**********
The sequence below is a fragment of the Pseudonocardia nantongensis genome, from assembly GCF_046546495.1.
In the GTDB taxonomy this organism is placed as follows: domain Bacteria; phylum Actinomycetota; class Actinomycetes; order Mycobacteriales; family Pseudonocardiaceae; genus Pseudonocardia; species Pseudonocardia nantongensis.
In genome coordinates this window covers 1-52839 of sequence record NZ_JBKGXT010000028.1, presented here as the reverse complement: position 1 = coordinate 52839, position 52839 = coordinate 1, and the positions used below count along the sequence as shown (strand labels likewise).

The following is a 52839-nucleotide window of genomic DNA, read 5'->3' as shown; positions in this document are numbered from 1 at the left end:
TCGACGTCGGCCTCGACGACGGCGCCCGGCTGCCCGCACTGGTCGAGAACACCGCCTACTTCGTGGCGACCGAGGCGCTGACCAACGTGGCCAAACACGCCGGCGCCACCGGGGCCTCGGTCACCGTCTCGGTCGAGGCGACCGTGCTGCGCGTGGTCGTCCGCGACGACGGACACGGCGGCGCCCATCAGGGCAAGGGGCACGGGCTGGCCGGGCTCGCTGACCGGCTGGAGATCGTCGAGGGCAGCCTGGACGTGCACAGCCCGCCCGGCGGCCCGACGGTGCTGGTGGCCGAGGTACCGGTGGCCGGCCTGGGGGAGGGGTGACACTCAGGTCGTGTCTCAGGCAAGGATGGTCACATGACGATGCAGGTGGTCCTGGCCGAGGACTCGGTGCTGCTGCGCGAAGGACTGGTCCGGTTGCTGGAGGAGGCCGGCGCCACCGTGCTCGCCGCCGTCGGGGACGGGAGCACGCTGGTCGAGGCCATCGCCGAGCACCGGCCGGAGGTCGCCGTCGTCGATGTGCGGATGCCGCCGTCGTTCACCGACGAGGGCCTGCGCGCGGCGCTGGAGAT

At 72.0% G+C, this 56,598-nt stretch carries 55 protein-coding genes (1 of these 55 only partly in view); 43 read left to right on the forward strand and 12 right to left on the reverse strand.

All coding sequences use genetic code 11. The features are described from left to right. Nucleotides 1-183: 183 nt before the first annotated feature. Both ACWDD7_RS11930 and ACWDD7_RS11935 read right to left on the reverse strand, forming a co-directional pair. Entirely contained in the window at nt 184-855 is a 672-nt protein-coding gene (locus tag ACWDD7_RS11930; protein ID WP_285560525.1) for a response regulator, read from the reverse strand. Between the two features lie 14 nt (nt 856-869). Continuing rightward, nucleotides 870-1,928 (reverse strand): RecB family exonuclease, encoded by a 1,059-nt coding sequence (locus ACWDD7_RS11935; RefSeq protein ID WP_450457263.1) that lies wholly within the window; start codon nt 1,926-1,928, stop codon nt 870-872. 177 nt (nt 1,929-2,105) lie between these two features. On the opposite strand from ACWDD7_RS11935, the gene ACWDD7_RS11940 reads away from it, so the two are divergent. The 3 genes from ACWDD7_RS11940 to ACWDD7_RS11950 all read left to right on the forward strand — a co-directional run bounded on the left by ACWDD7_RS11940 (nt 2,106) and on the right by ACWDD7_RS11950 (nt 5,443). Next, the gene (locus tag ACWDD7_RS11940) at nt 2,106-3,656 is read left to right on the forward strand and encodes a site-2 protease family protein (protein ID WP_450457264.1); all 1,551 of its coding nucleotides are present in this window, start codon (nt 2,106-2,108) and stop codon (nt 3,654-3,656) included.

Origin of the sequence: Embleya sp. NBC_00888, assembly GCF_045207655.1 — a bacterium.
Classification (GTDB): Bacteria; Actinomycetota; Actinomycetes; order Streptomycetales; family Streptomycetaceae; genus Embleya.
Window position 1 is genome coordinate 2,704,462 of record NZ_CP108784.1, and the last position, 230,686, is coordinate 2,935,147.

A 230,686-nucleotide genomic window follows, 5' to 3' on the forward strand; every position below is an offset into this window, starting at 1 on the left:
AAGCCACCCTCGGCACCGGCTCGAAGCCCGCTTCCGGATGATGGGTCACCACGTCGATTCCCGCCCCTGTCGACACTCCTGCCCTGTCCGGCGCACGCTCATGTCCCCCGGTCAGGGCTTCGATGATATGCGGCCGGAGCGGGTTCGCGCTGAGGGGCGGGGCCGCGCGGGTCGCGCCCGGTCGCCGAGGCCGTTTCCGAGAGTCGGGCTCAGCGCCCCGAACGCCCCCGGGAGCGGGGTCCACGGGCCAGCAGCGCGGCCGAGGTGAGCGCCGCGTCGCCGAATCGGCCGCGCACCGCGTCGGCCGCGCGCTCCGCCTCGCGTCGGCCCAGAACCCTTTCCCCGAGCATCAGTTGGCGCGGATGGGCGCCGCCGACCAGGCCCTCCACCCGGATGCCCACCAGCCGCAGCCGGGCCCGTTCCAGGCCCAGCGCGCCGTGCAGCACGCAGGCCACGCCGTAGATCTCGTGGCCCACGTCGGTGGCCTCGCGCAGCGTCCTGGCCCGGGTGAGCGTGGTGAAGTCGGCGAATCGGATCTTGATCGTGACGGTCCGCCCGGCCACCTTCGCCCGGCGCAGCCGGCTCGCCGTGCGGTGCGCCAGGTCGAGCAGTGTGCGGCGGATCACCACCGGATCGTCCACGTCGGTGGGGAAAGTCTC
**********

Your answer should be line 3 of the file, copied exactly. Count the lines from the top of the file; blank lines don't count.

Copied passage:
In genome coordinates this window covers 1-52839 of sequence record NZ_JBKGXT010000028.1, presented here as the reverse complement: position 1 = coordinate 52839, position 52839 = coordinate 1, and the positions used below count along the sequence as shown (strand labels likewise).